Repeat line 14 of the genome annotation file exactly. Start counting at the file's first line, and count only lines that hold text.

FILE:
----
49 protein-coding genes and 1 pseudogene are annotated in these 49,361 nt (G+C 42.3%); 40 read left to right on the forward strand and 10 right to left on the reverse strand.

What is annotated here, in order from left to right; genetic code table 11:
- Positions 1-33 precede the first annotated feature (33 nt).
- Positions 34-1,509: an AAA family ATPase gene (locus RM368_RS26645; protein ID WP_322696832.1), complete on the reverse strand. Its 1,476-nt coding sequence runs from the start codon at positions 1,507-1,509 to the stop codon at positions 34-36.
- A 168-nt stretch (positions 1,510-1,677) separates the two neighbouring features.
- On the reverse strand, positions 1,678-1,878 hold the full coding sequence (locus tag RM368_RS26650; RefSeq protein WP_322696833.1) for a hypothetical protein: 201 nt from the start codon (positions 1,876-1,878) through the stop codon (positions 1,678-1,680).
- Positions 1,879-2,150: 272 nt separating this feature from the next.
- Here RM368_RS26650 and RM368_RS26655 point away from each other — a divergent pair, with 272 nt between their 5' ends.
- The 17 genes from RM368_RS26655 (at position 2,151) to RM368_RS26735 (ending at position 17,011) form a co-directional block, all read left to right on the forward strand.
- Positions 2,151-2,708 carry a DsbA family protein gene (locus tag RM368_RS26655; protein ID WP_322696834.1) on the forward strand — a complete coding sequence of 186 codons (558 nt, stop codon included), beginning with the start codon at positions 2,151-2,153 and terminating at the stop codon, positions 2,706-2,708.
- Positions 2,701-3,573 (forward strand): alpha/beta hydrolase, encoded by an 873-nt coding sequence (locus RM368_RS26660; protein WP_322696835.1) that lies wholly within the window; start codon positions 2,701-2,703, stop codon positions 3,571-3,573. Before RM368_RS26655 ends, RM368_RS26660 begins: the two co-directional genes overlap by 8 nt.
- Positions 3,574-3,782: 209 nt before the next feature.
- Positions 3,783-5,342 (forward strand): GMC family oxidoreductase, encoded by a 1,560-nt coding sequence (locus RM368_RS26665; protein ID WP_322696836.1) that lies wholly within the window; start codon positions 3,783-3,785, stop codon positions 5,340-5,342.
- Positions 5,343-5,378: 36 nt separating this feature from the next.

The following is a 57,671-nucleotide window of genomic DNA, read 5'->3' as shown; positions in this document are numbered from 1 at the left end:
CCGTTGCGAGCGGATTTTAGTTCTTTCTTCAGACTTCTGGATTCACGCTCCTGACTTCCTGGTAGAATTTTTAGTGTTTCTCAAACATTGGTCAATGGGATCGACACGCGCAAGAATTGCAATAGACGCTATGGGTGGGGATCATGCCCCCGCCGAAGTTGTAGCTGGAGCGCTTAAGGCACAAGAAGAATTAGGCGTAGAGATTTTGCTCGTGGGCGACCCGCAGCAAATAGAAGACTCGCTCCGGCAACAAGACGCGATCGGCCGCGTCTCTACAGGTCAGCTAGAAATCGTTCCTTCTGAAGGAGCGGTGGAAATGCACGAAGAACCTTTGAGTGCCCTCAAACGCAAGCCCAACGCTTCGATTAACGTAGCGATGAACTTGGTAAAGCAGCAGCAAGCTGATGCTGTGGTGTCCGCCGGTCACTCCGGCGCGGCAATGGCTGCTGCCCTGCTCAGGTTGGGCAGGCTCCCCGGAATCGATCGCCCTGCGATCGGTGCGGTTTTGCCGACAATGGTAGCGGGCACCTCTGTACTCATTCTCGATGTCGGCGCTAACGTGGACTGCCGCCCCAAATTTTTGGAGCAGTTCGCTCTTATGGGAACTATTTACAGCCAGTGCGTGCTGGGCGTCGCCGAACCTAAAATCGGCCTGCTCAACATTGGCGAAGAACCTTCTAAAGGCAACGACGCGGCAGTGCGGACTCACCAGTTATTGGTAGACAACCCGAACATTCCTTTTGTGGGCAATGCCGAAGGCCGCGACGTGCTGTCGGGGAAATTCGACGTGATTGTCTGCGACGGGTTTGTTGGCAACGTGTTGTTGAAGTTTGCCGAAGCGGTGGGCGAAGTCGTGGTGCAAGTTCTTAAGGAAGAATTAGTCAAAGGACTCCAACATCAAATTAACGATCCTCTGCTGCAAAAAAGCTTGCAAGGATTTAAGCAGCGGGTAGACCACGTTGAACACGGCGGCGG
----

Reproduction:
- Positions 5,343-5,378: 36 nt separating this feature from the next.